Edward Locard once stated that every contact leaves a trace. Although crime and its subsequent investigation is behind this concept, now referred to as Locards Exchange Principle, I believe the theory can be applied to bioscience lecturing.
If the lecture is good, traces of the lecture will stay with the student upon leaving the classroom. The rest of the lecture will be remembered upon its revision. But to make the lecture good, the lecturer needs to be good.
So to answer the question what makes a good bioscience lecturer?' - I think you would need to look at the material in the lecture, and the way in which it is presented.
A recent anatomy lecture on the Biomedical Course I am studying, the lecturer was experienced in the field of anatomy. This influenced his lecture in that, some of the information he had taken from the recommended text books, he was able to elaborate on, and give case studies. Some of the slides in his presentation involved pictures of actual autopsies which gave students a visual aspect to the words and processes being described. A dry sense of humour was demonstrated throughout this lecture, which lightened up what could have turned out to be a morbid lecture. Although the lecturer often stopped to see if there were any questions, he was also available immediately after the class for those who wanted more information. This is an example of a good lecturer, as he was approachable.
Another example of staff being amenable was were practical reports which were to be assessed, the staff member from the practical was there to look through draft reports to point students in the right direction and offer advice. Therefore, I feel with the guidance offered by lecturers, report writing is the better way of assessing students, as it demonstrates the continuous learning curve of students.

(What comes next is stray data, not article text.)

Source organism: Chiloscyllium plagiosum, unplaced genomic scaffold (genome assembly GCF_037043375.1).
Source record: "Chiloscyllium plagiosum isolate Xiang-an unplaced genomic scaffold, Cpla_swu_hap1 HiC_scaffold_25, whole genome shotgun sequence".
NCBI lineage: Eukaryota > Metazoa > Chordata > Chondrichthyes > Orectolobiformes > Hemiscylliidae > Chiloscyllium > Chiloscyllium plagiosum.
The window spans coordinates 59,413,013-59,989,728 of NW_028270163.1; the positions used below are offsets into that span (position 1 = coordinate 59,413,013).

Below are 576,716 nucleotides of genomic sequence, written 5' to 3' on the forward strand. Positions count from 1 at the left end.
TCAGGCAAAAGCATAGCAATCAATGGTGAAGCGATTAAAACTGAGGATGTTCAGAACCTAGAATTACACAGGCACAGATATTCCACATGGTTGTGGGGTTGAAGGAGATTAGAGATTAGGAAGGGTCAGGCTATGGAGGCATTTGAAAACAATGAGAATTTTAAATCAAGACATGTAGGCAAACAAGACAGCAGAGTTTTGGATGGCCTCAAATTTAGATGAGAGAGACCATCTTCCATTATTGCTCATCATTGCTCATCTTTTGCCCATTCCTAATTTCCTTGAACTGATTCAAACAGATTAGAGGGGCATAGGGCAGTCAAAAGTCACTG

Another student on the Biomedical Course, who I met at the mature student's meal, before the first year started, was thinking about giving up the course after a few weeks, as she felt she had been slung in at the deep end' and had no support. She felt that the course was not what she had expected, and she was struggling with certain Chemistry elements, which are compulsory in the first year. Upon mentioning this to her tutor, and stating that she thought Chemistry was like wading through thick custard', was offered a little extra help by the tutor, and the Chemistry tutor herself, who held extra classes on a lunch hour. Students were then made aware of the different services available in the library, which are there especially for students who could use guidance with graphs and statistics for example, which come in handy with report writing.
So, referring back to Locards Exchange Principle, I state that crime scenes typically have various categories of evidence within them. A bioscience lecturer should have various characteristics to be a good lecturer.